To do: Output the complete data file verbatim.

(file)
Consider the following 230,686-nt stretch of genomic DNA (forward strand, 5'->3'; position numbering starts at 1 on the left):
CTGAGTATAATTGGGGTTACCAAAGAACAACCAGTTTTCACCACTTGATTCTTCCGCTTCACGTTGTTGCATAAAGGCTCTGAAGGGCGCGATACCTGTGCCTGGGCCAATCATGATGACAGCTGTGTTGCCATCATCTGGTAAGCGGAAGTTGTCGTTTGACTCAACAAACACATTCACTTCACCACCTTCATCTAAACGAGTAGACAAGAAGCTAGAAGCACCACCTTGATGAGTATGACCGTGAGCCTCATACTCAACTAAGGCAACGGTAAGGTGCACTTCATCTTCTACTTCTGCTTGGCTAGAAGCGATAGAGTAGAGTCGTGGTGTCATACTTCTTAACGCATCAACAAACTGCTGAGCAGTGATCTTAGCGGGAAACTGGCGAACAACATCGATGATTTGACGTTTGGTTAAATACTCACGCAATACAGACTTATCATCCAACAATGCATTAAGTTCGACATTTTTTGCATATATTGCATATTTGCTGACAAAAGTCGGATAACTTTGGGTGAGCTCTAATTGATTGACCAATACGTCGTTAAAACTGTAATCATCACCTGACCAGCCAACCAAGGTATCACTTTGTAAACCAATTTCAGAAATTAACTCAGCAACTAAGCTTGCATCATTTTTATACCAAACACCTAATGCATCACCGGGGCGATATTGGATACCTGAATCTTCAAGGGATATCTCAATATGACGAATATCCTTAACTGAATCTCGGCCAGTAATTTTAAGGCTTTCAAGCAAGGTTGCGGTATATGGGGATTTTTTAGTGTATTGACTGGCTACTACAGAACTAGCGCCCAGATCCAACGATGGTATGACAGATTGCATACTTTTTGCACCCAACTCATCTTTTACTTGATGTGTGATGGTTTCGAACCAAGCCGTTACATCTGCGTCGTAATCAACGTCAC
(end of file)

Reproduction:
Consider the following 230,686-nt stretch of genomic DNA (forward strand, 5'->3'; position numbering starts at 1 on the left):
CTGAGTATAATTGGGGTTACCAAAGAACAACCAGTTTTCACCACTTGATTCTTCCGCTTCACGTTGTTGCATAAAGGCTCTGAAGGGCGCGATACCTGTGCCTGGGCCAATCATGATGACAGCTGTGTTGCCATCATCTGGTAAGCGGAAGTTGTCGTTTGACTCAACAAACACATTCACTTCACCACCTTCATCTAAACGAGTAGACAAGAAGCTAGAAGCACCACCTTGATGAGTATGACCGTGAGCCTCATACTCAACTAAGGCAACGGTAAGGTGCACTTCATCTTCTACTTCTGCTTGGCTAGAAGCGATAGAGTAGAGTCGTGGTGTCATACTTCTTAACGCATCAACAAACTGCTGAGCAGTGATCTTAGCGGGAAACTGGCGAACAACATCGATGATTTGACGTTTGGTTAAATACTCACGCAATACAGACTTATCATCCAACAATGCATTAAGTTCGACATTTTTTGCATATATTGCATATTTGCTGACAAAAGTCGGATAACTTTGGGTGAGCTCTAATTGATTGACCAATACGTCGTTAAAACTGTAATCATCACCTGACCAGCCAACCAAGGTATCACTTTGTAAACCAATTTCAGAAATTAACTCAGCAACTAAGCTTGCATCATTTTTATACCAAACACCTAATGCATCACCGGGGCGATATTGGATACCTGAATCTTCAAGGGATATCTCAATATGACGAATATCCTTAACTGAATCTCGGCCAGTAATTTTAAGGCTTTCAAGCAAGGTTGCGGTATATGGGGATTTTTTAGTGTATTGACTGGCTACTACAGAACTAGCGCCCAGATCCAACGATGGTATGACAGATTGCATACTTTTTGCACCCAACTCATCTTTTACTTGATGTGTGATGGTTTCGAACCAAGCCGTTACATCTGCGTCGTAATCAACGTCAC